Editorial: No Teacher Left Behind

Subject: No Teacher Left Behind

SUBMITTED THIS MORNING… DO YOU AGREE?

To the editor:

The City Paper featured a front-page story (“Metro School district
begins revamp of failing elementary, middle school,” May 21, 2007)
that completely sugar-coated the situation in two metro middle
schools that have fired (via involuntary transfer) the entire staff
and faculty as a result of their failure to meet NCLB benchmarks.

For the last 5 weeks, I have been working as a substitute teacher at
Jere Baxter Middle School and the experience has shaken me to the
core. Everything I used to believe about school finance reform has
been turned upside down. Jere Baxter is a Title I school with
access to numerous resources including a math specialist on site
full time, district mentors to advise and assist new teachers.
They have mental health specialists come into several classrooms on
a weekly basis, and it is not uncommon to see caseworkers and
prevention specialists from a variety of community agencies on
campus.

However, despite the plethora of enhancement activities and access
to resource materials, the majority of the 7th and 8th graders do
not know simple math such as long division, subtraction (if they
have to carry the one) or their times tables. You could throw a
million dollars into this school, and it would not make a bit of
difference!

For the first two weeks, I was assigned to a self-contained
classroom At one point, the Assistant Principal walked in,
observed the children, and even acknowledged the small black and
white television hidden in the teachers aide desk tuned in to the
Young and the Restless. She smiled and walked out. Apparently,
she did not have a problem with the children watching Tom & Jerry,
Sponge Bob and BET music videos from 10 a.m. through dismissal. A
few days later, I gave a make-up assignment during the students
“free time,” (lunch-time through dismissal) and I was told that my
expectations were simply too high. That class in particular lost
15 teachers this year alone—16 including myself.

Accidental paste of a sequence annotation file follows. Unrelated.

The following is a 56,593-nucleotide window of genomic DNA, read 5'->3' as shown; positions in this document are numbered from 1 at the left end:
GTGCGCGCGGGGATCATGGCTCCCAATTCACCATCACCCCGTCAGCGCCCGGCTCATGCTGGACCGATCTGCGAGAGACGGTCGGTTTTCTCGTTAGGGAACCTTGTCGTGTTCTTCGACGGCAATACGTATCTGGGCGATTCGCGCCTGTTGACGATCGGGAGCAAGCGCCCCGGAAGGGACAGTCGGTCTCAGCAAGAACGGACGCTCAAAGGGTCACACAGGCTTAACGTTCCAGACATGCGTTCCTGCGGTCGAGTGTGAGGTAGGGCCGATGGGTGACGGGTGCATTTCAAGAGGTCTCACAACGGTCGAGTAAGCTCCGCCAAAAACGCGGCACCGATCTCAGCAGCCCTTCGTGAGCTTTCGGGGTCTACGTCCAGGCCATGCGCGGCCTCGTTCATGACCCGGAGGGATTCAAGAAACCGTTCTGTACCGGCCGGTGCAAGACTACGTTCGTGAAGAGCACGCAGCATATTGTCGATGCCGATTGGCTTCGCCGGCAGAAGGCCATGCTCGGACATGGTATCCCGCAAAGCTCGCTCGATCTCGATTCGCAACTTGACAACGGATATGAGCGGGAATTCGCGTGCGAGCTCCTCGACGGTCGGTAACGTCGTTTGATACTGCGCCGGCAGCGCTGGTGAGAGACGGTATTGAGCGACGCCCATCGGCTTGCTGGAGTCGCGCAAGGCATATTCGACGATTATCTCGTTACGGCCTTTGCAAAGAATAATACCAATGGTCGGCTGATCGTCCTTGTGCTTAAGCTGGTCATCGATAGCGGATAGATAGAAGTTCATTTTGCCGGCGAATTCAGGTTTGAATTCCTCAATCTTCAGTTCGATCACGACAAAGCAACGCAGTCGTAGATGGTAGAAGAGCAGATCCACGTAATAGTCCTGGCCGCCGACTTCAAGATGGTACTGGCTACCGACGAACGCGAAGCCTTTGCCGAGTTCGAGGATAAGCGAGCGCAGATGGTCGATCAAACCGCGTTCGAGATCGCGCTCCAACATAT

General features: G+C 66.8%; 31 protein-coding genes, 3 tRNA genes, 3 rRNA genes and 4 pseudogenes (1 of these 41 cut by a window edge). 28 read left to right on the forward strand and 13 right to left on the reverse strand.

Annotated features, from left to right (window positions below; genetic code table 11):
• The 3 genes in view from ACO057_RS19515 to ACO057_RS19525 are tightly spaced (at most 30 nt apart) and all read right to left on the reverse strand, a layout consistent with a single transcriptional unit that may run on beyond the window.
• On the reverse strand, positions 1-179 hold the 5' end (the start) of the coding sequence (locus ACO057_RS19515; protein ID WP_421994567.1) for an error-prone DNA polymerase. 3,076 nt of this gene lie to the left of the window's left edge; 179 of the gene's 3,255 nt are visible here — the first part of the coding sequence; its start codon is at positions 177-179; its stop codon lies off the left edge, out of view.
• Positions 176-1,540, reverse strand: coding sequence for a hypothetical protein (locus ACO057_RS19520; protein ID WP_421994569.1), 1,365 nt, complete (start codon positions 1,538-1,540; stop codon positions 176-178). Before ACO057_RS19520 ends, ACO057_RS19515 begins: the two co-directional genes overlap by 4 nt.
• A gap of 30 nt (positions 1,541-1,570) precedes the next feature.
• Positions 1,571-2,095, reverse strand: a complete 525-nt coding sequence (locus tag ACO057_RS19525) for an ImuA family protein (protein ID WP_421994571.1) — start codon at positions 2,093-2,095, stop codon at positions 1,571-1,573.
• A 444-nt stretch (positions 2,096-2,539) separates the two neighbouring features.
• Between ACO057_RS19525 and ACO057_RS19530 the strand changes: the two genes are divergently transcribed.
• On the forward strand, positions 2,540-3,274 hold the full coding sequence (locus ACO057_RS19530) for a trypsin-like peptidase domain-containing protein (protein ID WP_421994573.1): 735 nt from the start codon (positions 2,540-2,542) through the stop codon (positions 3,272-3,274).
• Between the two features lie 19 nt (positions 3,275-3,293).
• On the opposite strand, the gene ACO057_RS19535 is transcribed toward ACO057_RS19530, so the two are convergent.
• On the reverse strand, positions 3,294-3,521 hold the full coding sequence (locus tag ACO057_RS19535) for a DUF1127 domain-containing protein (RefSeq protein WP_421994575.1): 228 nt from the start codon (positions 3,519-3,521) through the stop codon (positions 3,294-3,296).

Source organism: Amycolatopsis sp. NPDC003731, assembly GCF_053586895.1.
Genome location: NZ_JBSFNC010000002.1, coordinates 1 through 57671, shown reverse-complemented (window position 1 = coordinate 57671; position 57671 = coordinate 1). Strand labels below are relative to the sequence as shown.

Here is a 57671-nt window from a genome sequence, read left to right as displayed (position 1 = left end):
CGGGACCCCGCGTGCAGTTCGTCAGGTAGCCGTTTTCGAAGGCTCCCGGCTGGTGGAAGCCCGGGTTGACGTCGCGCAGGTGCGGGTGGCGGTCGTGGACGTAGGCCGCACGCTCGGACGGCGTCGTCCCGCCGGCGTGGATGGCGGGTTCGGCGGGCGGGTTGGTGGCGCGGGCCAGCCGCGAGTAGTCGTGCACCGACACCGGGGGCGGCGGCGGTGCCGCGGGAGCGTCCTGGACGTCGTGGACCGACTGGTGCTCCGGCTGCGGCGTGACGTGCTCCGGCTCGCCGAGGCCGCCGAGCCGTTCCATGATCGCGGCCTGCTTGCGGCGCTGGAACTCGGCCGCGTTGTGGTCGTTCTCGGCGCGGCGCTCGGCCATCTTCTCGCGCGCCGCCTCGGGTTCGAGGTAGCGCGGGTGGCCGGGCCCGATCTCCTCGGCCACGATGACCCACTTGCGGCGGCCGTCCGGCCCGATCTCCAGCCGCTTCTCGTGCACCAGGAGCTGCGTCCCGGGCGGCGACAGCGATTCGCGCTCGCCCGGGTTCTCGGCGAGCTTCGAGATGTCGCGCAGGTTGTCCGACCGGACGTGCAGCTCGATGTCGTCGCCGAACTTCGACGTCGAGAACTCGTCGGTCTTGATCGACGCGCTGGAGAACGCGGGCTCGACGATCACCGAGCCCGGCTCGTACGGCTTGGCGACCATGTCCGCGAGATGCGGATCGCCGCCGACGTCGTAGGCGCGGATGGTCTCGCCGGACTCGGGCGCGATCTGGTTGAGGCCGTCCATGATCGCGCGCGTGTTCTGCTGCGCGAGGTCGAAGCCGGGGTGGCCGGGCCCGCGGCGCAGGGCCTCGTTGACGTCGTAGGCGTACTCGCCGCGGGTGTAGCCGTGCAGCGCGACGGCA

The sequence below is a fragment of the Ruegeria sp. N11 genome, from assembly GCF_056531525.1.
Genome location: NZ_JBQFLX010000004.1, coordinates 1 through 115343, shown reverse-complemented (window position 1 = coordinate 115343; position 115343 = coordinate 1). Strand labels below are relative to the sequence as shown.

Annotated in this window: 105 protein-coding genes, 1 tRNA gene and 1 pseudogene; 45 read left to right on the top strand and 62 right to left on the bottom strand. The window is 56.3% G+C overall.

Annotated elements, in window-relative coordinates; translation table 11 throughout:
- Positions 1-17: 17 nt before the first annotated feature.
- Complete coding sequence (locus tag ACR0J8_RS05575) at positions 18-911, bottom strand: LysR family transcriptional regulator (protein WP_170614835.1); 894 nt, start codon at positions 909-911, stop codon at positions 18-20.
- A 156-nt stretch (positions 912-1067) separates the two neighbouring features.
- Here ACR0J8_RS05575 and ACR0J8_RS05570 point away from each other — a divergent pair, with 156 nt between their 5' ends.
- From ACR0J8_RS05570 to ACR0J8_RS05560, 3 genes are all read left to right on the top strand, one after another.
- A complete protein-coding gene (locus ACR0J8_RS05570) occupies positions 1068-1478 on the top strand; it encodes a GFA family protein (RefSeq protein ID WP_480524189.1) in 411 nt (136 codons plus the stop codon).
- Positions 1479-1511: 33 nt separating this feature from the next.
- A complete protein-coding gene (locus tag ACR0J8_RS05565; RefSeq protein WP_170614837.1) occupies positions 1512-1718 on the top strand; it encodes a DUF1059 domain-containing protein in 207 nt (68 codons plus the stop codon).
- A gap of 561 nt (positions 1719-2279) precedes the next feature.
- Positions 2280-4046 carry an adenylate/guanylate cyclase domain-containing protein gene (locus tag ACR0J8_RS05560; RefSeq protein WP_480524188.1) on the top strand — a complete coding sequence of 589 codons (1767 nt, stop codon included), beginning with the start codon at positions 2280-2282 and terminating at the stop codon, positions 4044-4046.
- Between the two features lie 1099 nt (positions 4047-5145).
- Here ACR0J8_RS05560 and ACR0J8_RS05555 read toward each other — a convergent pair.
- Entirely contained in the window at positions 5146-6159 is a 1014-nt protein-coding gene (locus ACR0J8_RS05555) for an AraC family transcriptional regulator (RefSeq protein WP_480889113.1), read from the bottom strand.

The children are running the show at Baxter and they know it. The
faculty receives little, if any, support from the administration.
As a result, the majority of the teachers have simply given up.
Dealing with disciplinary problems has become the primary focus in
the classroom displacing teaching, learning, and cooperation.

The numerous behavioral disruptions that occur each and every day
prompted the administrators to pull the most effective teachers out
of the classroom to enforce (or re-enforce) school policy while
their classrooms remained empty or were covered by floating
substitute teachers.

The children are completely out of control and simply refuse to do
any work. I was told not to give any student a grade below 75–
even the one who threw his crumpled up science assignment in my
face and walked out of class shouting profanities. What the
students have learned is that there will be no consequences for
inappropriate behavior or actions. The administration treats
teachers with complete disrespect: in front of students, teachers,
and guests, completely undermining any sense of autonomy, authority
or cohesiveness. Even I was embarrassed for them, and I was only
there for a few weeks!

This is a classic example of a top-down policy failure. As a policy
analyst, I always advocated for equity in education, and believed on
some level that throwing money into poor schools (poor performance &
achievement records to disadvantaged students) might help level the
playing field for disadvantaged schools, translating into better
outcomes for students and the community.

The City Paper glossed over the magnitude of this desperate
situation by calling it a “fresh start.” These teachers have been
treated poorly enough by students and administrators, and now we
have a number of young professionals who are underpaid, uncertain,
and unemployed. We all know that teacher pay is ridiculous to
begin with, but coupled with the added stress of the re-application
process, Metro may lose a large number of educated, motivated,
displaced educators to surrounding districts, counties, and states.
This is simply ridiculous. By cleaning house, Baxter will lose the
few experienced, dedicated teachers they have, prompt the younger
set to leave the profession all together, and discourage future
teachers from applying for jobs in Metro.

Everything we know about the positive outcomes in neighborhood
schools is their strong reliance upon community buy-in and parental
involvement. One thing that makes magnet, lottery, charter schools,
parochial, and private schools so good is the fact that parents,
teachers, students, and administrators fight to get in, and fight
to stay there. The act of choosing, in effect, leads to an
enhanced sense of community and builds a supportive, consistent,
and structured environment. Calling this decision a fresh start is
ridiculous– it would be more accurate to call it a very bad ending!
In this case, No Child Left Behind is, in effect, leaving No
Teachers Left Behind.

Elyssa D. Durant, Ed.M.

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